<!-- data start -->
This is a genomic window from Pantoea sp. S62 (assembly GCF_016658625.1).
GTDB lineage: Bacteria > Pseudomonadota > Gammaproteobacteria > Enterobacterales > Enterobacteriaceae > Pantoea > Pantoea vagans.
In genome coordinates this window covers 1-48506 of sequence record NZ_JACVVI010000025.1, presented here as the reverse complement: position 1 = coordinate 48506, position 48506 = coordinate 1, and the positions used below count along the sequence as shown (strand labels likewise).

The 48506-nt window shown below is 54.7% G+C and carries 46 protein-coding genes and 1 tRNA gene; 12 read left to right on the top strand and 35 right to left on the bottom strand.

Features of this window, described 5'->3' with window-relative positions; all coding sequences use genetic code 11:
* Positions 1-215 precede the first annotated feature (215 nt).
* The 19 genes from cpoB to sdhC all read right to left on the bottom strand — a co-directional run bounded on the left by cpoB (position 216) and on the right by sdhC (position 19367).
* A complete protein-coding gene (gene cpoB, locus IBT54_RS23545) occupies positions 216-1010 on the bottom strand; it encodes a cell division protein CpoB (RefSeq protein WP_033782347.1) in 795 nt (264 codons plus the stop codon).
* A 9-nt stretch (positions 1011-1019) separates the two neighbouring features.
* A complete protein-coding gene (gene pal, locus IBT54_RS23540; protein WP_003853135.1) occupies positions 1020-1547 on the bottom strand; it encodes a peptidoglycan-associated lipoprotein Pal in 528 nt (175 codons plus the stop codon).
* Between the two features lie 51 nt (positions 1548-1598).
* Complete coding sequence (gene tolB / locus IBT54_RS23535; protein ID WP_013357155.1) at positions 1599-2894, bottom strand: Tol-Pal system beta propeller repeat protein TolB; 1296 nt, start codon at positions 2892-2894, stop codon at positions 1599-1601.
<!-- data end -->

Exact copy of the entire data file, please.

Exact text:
This is a genomic window from Pantoea sp. S62 (assembly GCF_016658625.1).
GTDB lineage: Bacteria > Pseudomonadota > Gammaproteobacteria > Enterobacterales > Enterobacteriaceae > Pantoea > Pantoea vagans.
In genome coordinates this window covers 1-48506 of sequence record NZ_JACVVI010000025.1, presented here as the reverse complement: position 1 = coordinate 48506, position 48506 = coordinate 1, and the positions used below count along the sequence as shown (strand labels likewise).

The 48506-nt window shown below is 54.7% G+C and carries 46 protein-coding genes and 1 tRNA gene; 12 read left to right on the top strand and 35 right to left on the bottom strand.

Features of this window, described 5'->3' with window-relative positions; all coding sequences use genetic code 11:
* Positions 1-215 precede the first annotated feature (215 nt).
* The 19 genes from cpoB to sdhC all read right to left on the bottom strand — a co-directional run bounded on the left by cpoB (position 216) and on the right by sdhC (position 19367).
* A complete protein-coding gene (gene cpoB, locus IBT54_RS23545) occupies positions 216-1010 on the bottom strand; it encodes a cell division protein CpoB (RefSeq protein WP_033782347.1) in 795 nt (264 codons plus the stop codon).
* A 9-nt stretch (positions 1011-1019) separates the two neighbouring features.
* A complete protein-coding gene (gene pal, locus IBT54_RS23540; protein WP_003853135.1) occupies positions 1020-1547 on the bottom strand; it encodes a peptidoglycan-associated lipoprotein Pal in 528 nt (175 codons plus the stop codon).
* Between the two features lie 51 nt (positions 1548-1598).
* Complete coding sequence (gene tolB / locus IBT54_RS23535; protein ID WP_013357155.1) at positions 1599-2894, bottom strand: Tol-Pal system beta propeller repeat protein TolB; 1296 nt, start codon at positions 2892-2894, stop codon at positions 1599-1601.